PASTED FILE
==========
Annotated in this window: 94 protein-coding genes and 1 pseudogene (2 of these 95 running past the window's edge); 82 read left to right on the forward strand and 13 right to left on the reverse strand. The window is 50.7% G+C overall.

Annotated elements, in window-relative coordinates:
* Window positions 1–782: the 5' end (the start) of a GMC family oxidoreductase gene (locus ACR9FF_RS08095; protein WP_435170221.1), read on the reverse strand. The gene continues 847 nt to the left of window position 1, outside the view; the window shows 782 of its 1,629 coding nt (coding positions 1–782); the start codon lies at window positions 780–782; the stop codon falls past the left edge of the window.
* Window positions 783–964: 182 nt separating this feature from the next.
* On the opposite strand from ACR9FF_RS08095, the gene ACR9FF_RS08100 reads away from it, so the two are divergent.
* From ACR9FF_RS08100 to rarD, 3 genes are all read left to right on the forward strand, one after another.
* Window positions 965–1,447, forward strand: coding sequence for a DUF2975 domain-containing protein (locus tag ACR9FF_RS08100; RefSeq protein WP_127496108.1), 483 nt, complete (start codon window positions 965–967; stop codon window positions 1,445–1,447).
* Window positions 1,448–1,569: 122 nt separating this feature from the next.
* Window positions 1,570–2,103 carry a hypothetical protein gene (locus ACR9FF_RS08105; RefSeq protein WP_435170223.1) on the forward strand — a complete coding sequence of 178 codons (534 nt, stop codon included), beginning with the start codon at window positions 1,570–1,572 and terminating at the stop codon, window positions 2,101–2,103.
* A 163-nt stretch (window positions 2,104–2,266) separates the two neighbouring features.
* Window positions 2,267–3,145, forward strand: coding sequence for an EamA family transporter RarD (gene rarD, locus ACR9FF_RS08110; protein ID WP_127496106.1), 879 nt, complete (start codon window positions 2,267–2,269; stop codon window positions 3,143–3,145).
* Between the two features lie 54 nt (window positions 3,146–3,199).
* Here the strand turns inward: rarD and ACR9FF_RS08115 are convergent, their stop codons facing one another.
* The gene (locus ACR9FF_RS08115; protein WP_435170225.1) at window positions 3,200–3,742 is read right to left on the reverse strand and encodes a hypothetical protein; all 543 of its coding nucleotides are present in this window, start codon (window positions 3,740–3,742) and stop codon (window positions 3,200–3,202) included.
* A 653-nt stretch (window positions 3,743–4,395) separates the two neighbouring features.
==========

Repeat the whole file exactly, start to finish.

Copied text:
Annotated in this window: 94 protein-coding genes and 1 pseudogene (2 of these 95 running past the window's edge); 82 read left to right on the forward strand and 13 right to left on the reverse strand. The window is 50.7% G+C overall.

Annotated elements, in window-relative coordinates:
* Window positions 1–782: the 5' end (the start) of a GMC family oxidoreductase gene (locus ACR9FF_RS08095; protein WP_435170221.1), read on the reverse strand. The gene continues 847 nt to the left of window position 1, outside the view; the window shows 782 of its 1,629 coding nt (coding positions 1–782); the start codon lies at window positions 780–782; the stop codon falls past the left edge of the window.
* Window positions 783–964: 182 nt separating this feature from the next.
* On the opposite strand from ACR9FF_RS08095, the gene ACR9FF_RS08100 reads away from it, so the two are divergent.
* From ACR9FF_RS08100 to rarD, 3 genes are all read left to right on the forward strand, one after another.
* Window positions 965–1,447, forward strand: coding sequence for a DUF2975 domain-containing protein (locus tag ACR9FF_RS08100; RefSeq protein WP_127496108.1), 483 nt, complete (start codon window positions 965–967; stop codon window positions 1,445–1,447).
* Window positions 1,448–1,569: 122 nt separating this feature from the next.
* Window positions 1,570–2,103 carry a hypothetical protein gene (locus ACR9FF_RS08105; RefSeq protein WP_435170223.1) on the forward strand — a complete coding sequence of 178 codons (534 nt, stop codon included), beginning with the start codon at window positions 1,570–1,572 and terminating at the stop codon, window positions 2,101–2,103.
* A 163-nt stretch (window positions 2,104–2,266) separates the two neighbouring features.
* Window positions 2,267–3,145, forward strand: coding sequence for an EamA family transporter RarD (gene rarD, locus ACR9FF_RS08110; protein ID WP_127496106.1), 879 nt, complete (start codon window positions 2,267–2,269; stop codon window positions 3,143–3,145).
* Between the two features lie 54 nt (window positions 3,146–3,199).
* Here the strand turns inward: rarD and ACR9FF_RS08115 are convergent, their stop codons facing one another.
* The gene (locus ACR9FF_RS08115; protein WP_435170225.1) at window positions 3,200–3,742 is read right to left on the reverse strand and encodes a hypothetical protein; all 543 of its coding nucleotides are present in this window, start codon (window positions 3,740–3,742) and stop codon (window positions 3,200–3,202) included.
* A 653-nt stretch (window positions 3,743–4,395) separates the two neighbouring features.